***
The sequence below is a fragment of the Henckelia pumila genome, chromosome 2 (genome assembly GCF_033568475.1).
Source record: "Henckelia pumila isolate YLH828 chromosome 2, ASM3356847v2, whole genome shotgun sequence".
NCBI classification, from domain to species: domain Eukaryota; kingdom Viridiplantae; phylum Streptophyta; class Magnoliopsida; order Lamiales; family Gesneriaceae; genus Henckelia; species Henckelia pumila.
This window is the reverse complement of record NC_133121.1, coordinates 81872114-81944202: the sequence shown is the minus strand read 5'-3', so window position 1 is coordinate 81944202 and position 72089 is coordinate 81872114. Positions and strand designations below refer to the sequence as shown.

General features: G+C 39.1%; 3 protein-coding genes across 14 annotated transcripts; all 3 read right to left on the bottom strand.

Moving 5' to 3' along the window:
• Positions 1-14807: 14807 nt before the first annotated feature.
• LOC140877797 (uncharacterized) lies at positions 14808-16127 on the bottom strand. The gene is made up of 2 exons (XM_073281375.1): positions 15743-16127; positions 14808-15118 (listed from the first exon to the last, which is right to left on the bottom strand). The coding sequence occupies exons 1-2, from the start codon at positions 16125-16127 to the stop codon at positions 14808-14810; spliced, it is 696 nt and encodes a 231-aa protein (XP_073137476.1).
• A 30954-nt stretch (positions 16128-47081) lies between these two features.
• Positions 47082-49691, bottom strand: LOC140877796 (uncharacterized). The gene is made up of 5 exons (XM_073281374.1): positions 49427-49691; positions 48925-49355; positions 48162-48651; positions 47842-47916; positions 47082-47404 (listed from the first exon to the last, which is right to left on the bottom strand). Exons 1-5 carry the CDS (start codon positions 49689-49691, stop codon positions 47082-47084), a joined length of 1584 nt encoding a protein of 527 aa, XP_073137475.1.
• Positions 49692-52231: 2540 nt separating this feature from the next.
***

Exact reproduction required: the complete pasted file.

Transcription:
The sequence below is a fragment of the Henckelia pumila genome, chromosome 2 (genome assembly GCF_033568475.1).
Source record: "Henckelia pumila isolate YLH828 chromosome 2, ASM3356847v2, whole genome shotgun sequence".
NCBI classification, from domain to species: domain Eukaryota; kingdom Viridiplantae; phylum Streptophyta; class Magnoliopsida; order Lamiales; family Gesneriaceae; genus Henckelia; species Henckelia pumila.
This window is the reverse complement of record NC_133121.1, coordinates 81872114-81944202: the sequence shown is the minus strand read 5'-3', so window position 1 is coordinate 81944202 and position 72089 is coordinate 81872114. Positions and strand designations below refer to the sequence as shown.

General features: G+C 39.1%; 3 protein-coding genes across 14 annotated transcripts; all 3 read right to left on the bottom strand.

Moving 5' to 3' along the window:
• Positions 1-14807: 14807 nt before the first annotated feature.
• LOC140877797 (uncharacterized) lies at positions 14808-16127 on the bottom strand. The gene is made up of 2 exons (XM_073281375.1): positions 15743-16127; positions 14808-15118 (listed from the first exon to the last, which is right to left on the bottom strand). The coding sequence occupies exons 1-2, from the start codon at positions 16125-16127 to the stop codon at positions 14808-14810; spliced, it is 696 nt and encodes a 231-aa protein (XP_073137476.1).
• A 30954-nt stretch (positions 16128-47081) lies between these two features.
• Positions 47082-49691, bottom strand: LOC140877796 (uncharacterized). The gene is made up of 5 exons (XM_073281374.1): positions 49427-49691; positions 48925-49355; positions 48162-48651; positions 47842-47916; positions 47082-47404 (listed from the first exon to the last, which is right to left on the bottom strand). Exons 1-5 carry the CDS (start codon positions 49689-49691, stop codon positions 47082-47084), a joined length of 1584 nt encoding a protein of 527 aa, XP_073137475.1.
• Positions 49692-52231: 2540 nt separating this feature from the next.